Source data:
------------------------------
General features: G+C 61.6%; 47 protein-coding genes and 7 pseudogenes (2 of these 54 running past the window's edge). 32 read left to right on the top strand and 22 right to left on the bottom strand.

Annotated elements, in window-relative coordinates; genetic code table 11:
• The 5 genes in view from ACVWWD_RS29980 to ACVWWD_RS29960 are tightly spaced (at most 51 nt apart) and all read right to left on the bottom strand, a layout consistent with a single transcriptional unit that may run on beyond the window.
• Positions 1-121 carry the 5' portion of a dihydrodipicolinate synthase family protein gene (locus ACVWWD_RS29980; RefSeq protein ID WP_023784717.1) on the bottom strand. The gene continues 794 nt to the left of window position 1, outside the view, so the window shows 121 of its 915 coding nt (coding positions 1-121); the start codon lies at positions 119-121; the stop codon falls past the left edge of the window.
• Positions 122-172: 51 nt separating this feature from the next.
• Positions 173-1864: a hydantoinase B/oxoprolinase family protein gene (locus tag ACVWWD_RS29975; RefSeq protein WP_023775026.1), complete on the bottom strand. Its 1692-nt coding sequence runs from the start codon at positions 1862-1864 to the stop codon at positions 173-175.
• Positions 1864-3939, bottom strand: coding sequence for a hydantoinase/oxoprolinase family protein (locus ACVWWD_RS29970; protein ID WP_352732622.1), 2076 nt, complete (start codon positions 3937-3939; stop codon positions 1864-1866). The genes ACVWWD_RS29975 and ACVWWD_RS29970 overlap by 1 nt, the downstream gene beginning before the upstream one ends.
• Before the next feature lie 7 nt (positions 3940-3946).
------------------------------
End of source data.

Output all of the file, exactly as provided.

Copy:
General features: G+C 61.6%; 47 protein-coding genes and 7 pseudogenes (2 of these 54 running past the window's edge). 32 read left to right on the top strand and 22 right to left on the bottom strand.

Annotated elements, in window-relative coordinates; genetic code table 11:
• The 5 genes in view from ACVWWD_RS29980 to ACVWWD_RS29960 are tightly spaced (at most 51 nt apart) and all read right to left on the bottom strand, a layout consistent with a single transcriptional unit that may run on beyond the window.
• Positions 1-121 carry the 5' portion of a dihydrodipicolinate synthase family protein gene (locus ACVWWD_RS29980; RefSeq protein ID WP_023784717.1) on the bottom strand. The gene continues 794 nt to the left of window position 1, outside the view, so the window shows 121 of its 915 coding nt (coding positions 1-121); the start codon lies at positions 119-121; the stop codon falls past the left edge of the window.
• Positions 122-172: 51 nt separating this feature from the next.
• Positions 173-1864: a hydantoinase B/oxoprolinase family protein gene (locus tag ACVWWD_RS29975; RefSeq protein WP_023775026.1), complete on the bottom strand. Its 1692-nt coding sequence runs from the start codon at positions 1862-1864 to the stop codon at positions 173-175.
• Positions 1864-3939, bottom strand: coding sequence for a hydantoinase/oxoprolinase family protein (locus ACVWWD_RS29970; protein ID WP_352732622.1), 2076 nt, complete (start codon positions 3937-3939; stop codon positions 1864-1866). The genes ACVWWD_RS29975 and ACVWWD_RS29970 overlap by 1 nt, the downstream gene beginning before the upstream one ends.
• Before the next feature lie 7 nt (positions 3940-3946).